Tricyclic antidepressants are probably the most commonly used adjuvant analgesics in the management of chronic pain. An adjuvant analgesic is a medication that is used to control pain despite that it is not designed for pain management. The tertiary amines (amitriptyline, imipramine, doxepin, and clomipramine) and the secondary amines (nortriptyline and desipramine) both have analgesic properties.

Amitriptyline is the prototype antidepressants used in this context. Clinical efficacy of tricyclics for neuropathic pain has been demonstrated by numerous well-controlled double blind clinical studies for both neuropathic and somatic pain. Clinical experiences, as well as the results from uncontrolled trials, generally support the analgesic effect and use in neuropathic pain syndromes. Clinicians have to be familiar with the possible side effects of amitriptyline, especially in elderly patients. These adverse effects include sedation, dry mouth, constipation, urinary retention, glaucoma, orthostatic hypotension and cardiac arrhythmias. Patients should be warned about the side effects before they start the medication. Amitriptyline should be avoided in patients with a history of heart disease (conduction disorders, arrhythmias or heart failure) and closed-angle glaucoma. Amitriptyline should be started at a relatively low dose (10 mg) at bedtime and slowly titrate up as tolerated. Most patients report improved sleep after taking amitriptyline. The onset of pain relief may precede the anticipated onset of antidepressant effects. In general, pain relief may be expected in 7 to 14 days. The dosage required for pain management is usually lower than for depression; 75 to 100mg at bedtime is often effective. If the patient cannot tolerate this dose, or is not a good candidate for amitriptyline, other tricyclics such as nortriptyline or desipramine may be considered. These secondary amines generally have less anticholinergic effects and, therefore, are better tolerated than the tertiary amines. However, their clinical efficacy is not as well established as that for amitriptyline.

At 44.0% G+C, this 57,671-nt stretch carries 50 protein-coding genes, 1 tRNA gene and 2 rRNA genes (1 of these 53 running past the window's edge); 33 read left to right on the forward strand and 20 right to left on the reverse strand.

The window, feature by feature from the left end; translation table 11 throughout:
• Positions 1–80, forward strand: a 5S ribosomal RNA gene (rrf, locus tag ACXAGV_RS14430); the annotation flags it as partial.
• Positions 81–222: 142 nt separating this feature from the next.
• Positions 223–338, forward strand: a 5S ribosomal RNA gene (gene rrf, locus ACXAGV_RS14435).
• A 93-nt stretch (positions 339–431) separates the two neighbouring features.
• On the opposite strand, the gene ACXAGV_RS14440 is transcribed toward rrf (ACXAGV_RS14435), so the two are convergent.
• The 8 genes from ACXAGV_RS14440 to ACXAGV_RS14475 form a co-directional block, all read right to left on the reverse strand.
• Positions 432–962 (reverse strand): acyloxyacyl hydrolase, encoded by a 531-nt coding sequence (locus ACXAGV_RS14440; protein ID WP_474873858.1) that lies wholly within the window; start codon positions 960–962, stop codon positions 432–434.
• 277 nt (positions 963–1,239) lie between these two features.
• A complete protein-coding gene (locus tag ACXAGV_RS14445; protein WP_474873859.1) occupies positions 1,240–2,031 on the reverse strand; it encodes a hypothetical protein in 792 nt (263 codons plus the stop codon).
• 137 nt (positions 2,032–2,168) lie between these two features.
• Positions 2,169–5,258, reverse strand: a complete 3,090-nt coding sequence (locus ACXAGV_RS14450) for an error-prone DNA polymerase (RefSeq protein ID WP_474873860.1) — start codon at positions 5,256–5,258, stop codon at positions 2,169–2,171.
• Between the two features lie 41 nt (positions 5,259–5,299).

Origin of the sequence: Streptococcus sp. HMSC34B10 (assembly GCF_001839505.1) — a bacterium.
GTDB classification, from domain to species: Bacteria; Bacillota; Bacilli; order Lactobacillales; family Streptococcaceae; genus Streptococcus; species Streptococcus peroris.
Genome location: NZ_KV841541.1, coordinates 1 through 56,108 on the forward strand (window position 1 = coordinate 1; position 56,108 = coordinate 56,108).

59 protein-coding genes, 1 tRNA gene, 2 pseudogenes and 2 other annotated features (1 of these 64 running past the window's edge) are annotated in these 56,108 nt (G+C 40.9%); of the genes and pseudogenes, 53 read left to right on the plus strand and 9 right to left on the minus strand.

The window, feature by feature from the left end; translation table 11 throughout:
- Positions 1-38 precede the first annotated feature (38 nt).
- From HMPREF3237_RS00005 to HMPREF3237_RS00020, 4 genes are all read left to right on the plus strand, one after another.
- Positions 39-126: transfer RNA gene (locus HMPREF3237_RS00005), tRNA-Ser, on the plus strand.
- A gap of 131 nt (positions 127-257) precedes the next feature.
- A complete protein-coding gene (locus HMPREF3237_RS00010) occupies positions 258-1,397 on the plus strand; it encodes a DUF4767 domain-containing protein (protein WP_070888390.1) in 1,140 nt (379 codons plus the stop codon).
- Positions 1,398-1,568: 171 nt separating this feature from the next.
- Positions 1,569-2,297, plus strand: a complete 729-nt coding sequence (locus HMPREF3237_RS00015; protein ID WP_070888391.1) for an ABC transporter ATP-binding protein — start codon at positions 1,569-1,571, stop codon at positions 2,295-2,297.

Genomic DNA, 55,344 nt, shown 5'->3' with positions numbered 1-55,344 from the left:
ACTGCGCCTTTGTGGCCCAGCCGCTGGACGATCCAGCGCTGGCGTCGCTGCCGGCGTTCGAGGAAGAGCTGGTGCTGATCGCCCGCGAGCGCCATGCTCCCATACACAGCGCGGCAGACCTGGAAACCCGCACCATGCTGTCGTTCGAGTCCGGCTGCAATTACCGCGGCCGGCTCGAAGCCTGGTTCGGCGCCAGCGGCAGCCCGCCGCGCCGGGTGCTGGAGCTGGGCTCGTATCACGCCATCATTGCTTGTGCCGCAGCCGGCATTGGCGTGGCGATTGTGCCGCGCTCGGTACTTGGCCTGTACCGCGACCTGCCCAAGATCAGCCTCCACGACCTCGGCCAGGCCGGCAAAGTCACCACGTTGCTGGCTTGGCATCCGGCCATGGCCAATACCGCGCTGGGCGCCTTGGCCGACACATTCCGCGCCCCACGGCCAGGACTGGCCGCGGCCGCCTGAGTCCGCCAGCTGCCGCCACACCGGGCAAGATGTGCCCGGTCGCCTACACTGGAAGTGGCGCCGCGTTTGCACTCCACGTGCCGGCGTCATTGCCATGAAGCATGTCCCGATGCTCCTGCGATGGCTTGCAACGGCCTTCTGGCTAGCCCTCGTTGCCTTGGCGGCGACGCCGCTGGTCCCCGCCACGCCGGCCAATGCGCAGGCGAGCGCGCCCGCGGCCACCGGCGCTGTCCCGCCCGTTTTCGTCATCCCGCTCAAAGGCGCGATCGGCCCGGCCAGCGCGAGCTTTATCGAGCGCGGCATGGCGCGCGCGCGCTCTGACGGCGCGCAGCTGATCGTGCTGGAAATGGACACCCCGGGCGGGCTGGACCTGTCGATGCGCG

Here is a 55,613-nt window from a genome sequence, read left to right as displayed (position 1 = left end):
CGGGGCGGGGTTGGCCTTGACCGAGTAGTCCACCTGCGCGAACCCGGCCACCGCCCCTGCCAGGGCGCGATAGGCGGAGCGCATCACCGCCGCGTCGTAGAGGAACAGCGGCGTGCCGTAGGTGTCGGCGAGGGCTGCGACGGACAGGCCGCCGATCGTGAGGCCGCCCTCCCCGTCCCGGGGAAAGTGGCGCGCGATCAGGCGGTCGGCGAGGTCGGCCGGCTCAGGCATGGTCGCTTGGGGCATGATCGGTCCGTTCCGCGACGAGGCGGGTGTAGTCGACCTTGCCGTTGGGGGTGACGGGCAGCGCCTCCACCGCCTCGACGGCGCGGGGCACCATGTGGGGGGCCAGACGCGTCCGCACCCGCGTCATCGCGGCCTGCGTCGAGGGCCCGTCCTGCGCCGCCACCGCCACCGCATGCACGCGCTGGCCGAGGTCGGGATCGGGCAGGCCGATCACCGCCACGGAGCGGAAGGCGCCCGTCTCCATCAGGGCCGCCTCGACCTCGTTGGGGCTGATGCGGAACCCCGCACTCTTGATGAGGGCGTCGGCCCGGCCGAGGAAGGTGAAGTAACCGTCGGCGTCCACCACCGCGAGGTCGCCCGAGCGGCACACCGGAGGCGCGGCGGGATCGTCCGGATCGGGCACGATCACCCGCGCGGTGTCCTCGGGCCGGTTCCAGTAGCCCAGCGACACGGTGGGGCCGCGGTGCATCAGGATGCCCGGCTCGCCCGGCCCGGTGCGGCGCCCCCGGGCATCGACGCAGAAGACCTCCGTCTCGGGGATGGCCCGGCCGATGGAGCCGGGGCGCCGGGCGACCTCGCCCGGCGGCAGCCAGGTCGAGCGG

The main advantage of the selective serotonin reuptake inhibitors is the favorable side-effect profile. However, selective serotonin reuptake inhibitors are clearly less effective than tricyclic antidepressants NNT (Number Needed to Treat to reach 50% pain relief): 6.7 vs. 2.4). Venlafaxine is a selective serotonin/noradrenaline reuptake inhibitor. Randomized controlled trials show good pain relief for painful polyneuropathy and also for neuropathic pain following treatment of breast cancer. Duloxetine, a newer selective serotonin/noradrenaline reuptake inhibitor, has also been demonstrated to have some analgesic effects in neuropathic pain. Bupropion, a noradrenergic compound, also has analgesic effects in neuropathic pain and often is activating. The latter effect can be particularly helpful in the hypoactive, depressed, sedated, or fatigued patients. However, bupropion is not significantly better than the placebo in the treatment of patients with non-neuropathic chronic low back pain. Trazodone (a serotonin-reuptake inhibitor as well as a postsynaptic serotonin receptor antagonist) does not appear to be effective for the treatment of chronic pain. Evidence for the efficacy of trazodone in treating insomnia is also very limited. The table below presents the tricyclic antidepressants most commonly used for pain management.